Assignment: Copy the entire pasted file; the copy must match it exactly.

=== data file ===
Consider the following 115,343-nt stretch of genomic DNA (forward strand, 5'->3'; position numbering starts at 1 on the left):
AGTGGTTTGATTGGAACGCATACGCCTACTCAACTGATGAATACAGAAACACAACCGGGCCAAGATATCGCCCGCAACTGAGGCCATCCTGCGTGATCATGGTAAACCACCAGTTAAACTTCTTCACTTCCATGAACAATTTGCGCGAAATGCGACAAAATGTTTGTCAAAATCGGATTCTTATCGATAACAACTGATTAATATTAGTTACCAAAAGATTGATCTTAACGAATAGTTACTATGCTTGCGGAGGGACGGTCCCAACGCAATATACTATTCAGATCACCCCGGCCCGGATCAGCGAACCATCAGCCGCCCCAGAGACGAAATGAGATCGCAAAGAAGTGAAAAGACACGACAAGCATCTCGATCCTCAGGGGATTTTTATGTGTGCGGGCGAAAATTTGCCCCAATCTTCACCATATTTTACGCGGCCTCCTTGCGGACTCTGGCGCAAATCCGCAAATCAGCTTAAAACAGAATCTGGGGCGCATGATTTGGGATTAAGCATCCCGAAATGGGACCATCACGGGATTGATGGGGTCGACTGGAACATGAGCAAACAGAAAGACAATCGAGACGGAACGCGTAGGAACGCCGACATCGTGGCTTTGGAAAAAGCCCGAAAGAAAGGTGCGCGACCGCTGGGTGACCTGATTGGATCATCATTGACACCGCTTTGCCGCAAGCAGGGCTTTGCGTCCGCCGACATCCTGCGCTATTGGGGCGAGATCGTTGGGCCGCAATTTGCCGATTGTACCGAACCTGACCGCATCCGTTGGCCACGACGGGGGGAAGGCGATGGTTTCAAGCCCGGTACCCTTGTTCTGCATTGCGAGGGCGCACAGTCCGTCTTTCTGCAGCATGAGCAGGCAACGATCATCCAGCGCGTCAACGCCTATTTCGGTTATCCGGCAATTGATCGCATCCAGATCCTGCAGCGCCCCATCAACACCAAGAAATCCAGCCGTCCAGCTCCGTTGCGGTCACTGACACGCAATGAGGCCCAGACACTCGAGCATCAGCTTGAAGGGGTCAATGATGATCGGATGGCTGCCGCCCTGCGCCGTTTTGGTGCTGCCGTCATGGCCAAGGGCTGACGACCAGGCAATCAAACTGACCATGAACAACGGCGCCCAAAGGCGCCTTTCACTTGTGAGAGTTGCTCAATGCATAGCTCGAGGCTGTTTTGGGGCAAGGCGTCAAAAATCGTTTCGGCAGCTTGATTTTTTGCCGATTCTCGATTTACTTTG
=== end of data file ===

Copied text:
Consider the following 115,343-nt stretch of genomic DNA (forward strand, 5'->3'; position numbering starts at 1 on the left):
AGTGGTTTGATTGGAACGCATACGCCTACTCAACTGATGAATACAGAAACACAACCGGGCCAAGATATCGCCCGCAACTGAGGCCATCCTGCGTGATCATGGTAAACCACCAGTTAAACTTCTTCACTTCCATGAACAATTTGCGCGAAATGCGACAAAATGTTTGTCAAAATCGGATTCTTATCGATAACAACTGATTAATATTAGTTACCAAAAGATTGATCTTAACGAATAGTTACTATGCTTGCGGAGGGACGGTCCCAACGCAATATACTATTCAGATCACCCCGGCCCGGATCAGCGAACCATCAGCCGCCCCAGAGACGAAATGAGATCGCAAAGAAGTGAAAAGACACGACAAGCATCTCGATCCTCAGGGGATTTTTATGTGTGCGGGCGAAAATTTGCCCCAATCTTCACCATATTTTACGCGGCCTCCTTGCGGACTCTGGCGCAAATCCGCAAATCAGCTTAAAACAGAATCTGGGGCGCATGATTTGGGATTAAGCATCCCGAAATGGGACCATCACGGGATTGATGGGGTCGACTGGAACATGAGCAAACAGAAAGACAATCGAGACGGAACGCGTAGGAACGCCGACATCGTGGCTTTGGAAAAAGCCCGAAAGAAAGGTGCGCGACCGCTGGGTGACCTGATTGGATCATCATTGACACCGCTTTGCCGCAAGCAGGGCTTTGCGTCCGCCGACATCCTGCGCTATTGGGGCGAGATCGTTGGGCCGCAATTTGCCGATTGTACCGAACCTGACCGCATCCGTTGGCCACGACGGGGGGAAGGCGATGGTTTCAAGCCCGGTACCCTTGTTCTGCATTGCGAGGGCGCACAGTCCGTCTTTCTGCAGCATGAGCAGGCAACGATCATCCAGCGCGTCAACGCCTATTTCGGTTATCCGGCAATTGATCGCATCCAGATCCTGCAGCGCCCCATCAACACCAAGAAATCCAGCCGTCCAGCTCCGTTGCGGTCACTGACACGCAATGAGGCCCAGACACTCGAGCATCAGCTTGAAGGGGTCAATGATGATCGGATGGCTGCCGCCCTGCGCCGTTTTGGTGCTGCCGTCATGGCCAAGGGCTGACGACCAGGCAATCAAACTGACCATGAACAACGGCGCCCAAAGGCGCCTTTCACTTGTGAGAGTTGCTCAATGCATAGCTCGAGGCTGTTTTGGGGCAAGGCGTCAAAAATCGTTTCGGCAGCTTGATTTTTTGCCGATTCTCGATTTACTTTG